Cardenas, a supplemental first round pick in 2006, was acquired in the Joe Blanton trade. A left-handed hitter with gap power, his glove would fit better at third base, but he can handle second and his bat looks more impressive in the middle of the infield. He has a disciplined approach at the plate and a compact swing, resulting in low strikeout totals.

Cardenas started 2009 in AAA at the age of 21 and really struggled out of the gate. Oakland demoted him to AA and after tearing up that level for a few months he went back to AAA and fared much better. Cardenas has still only totaled 20 home runs in over 1,500 minor league at bats and it seems unlikely he will develop much power at this point.

With his professional approach and solid base-running skills, Cardenas looks like a candidate to bat first or second in a lineup. He's not a burner and probably will not steal more than 10-15 bases in the majors but his OBP's should be high and he rarely gives away at-bats. After a solid August and September at AAA, Cardenas should start 2010 there and get a shot at the bigs before the year ends.

4. Jemile Weeks - Athletics (66)

Weeks, the brother of Milwaukee Brewer Rickie, was taken 12th overall in 2008, a surprise to most teams. Oakland was in desperate need of some premier athletes and like Weeks' combination of speed and defense. Unfortunately, like his brother he has struggled to stay healthy but has been impressive while on the field.

Weeks is a far superior defender than fellow Athletic, Cardenas, but lacks the hitting ability. He is also older and lower in the minors, making him, in my opinion, the lesser of the two in terms of value. Weeks put up big numbers in high-A but struggled mightily in just over 100 at-bats after being moved up a level. Although he can hit home runs, consistency has been an issue as Weeks tends to go through phases where he fails to drive the ball, leading to easy outs.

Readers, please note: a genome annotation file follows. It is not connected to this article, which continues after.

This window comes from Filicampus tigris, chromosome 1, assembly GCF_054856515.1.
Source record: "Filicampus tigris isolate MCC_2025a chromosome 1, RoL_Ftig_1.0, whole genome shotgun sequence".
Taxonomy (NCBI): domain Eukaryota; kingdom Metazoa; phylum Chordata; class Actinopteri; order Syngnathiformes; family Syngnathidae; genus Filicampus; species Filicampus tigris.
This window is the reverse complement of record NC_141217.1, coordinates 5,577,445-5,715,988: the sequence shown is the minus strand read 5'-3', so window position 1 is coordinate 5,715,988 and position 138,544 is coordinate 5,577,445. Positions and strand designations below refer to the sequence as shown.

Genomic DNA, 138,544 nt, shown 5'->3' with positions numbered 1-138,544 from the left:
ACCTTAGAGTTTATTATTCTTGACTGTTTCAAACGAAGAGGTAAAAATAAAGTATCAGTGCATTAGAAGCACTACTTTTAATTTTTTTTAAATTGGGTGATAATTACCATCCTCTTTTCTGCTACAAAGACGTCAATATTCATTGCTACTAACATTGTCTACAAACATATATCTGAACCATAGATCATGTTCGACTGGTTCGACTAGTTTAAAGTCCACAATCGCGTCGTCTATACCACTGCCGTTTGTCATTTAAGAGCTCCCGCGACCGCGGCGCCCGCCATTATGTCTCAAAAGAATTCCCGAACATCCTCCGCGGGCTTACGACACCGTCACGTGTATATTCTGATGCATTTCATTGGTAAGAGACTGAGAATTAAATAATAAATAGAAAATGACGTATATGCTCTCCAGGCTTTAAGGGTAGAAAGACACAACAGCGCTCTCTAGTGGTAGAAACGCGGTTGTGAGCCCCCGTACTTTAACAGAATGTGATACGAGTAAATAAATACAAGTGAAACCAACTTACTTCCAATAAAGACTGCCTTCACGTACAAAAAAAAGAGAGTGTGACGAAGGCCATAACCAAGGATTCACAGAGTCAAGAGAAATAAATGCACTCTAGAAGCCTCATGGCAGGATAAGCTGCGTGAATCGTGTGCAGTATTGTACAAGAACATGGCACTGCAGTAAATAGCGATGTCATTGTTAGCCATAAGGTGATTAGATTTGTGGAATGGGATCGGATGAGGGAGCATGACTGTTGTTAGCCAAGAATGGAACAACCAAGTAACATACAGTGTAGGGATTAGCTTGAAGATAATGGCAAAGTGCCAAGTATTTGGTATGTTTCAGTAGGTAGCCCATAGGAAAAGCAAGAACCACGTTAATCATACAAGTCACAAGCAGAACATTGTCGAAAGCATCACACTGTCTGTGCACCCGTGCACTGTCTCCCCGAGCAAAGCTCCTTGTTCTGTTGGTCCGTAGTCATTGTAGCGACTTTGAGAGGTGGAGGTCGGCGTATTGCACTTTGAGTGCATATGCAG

Weeks still needs more time at AA and will probably spend all of 2010 in the minors. He has a good, compact swing, but needs to stay on the field in order to refine his game. Even though he is older than Cardenas he has more upside and if both make it to the majors he is the surer bet to play second, likely shifting Cardenas over to third. In a dream world, Oakland probably envisions them as the top two hitters in their lineup as soon as 2011.

5. Scott Sizemore - Tigers (72)

Sizemore has always been a grinder, slowly building up his status as a prospect since being drafted in the 5th round of 2006. He has average tools across the board and while his defense is nothing special at second base he does get the job done. Similarly he has some power and a good eye, but nothing that would be called "plus."

After hitting only 4 home runs in 2007 and 2008, Sizemore broke through a bit last season with 17 between AA and AAA. His performance, and the departure of Placido Polanco, made him the odds-on-favorite to start at second base in 2010 for the Tigers. However, after a hot start in the Arizona Fall League, Sizemore broke his ankle and it is uncertain when he will be at full strength again. Most reports have him projected to be at full strength for spring training, but if the injury hurts his already mediocre range Detroit may look elsewhere.

Already 25, the injury couldn't have come at a worse time for Sizemore who had a job wide open for the taking. Spring Training will be important for him; Tigers' manager Jim Leyland is not afraid to give jobs to young players and if Sizemore can show he is healthy, expect him to be in the opening day lineup.

6. Reese Havens - Mets (90)

Havens has always displayed the two things I look for most in a prospect as a hitter. He knows what pitches to swing at, and can do some damage when he does pull the trigger. He has played exclusively at shortstop since signing with the Mets but his range was always poor there, and they are now intent on developing him as a second baseman.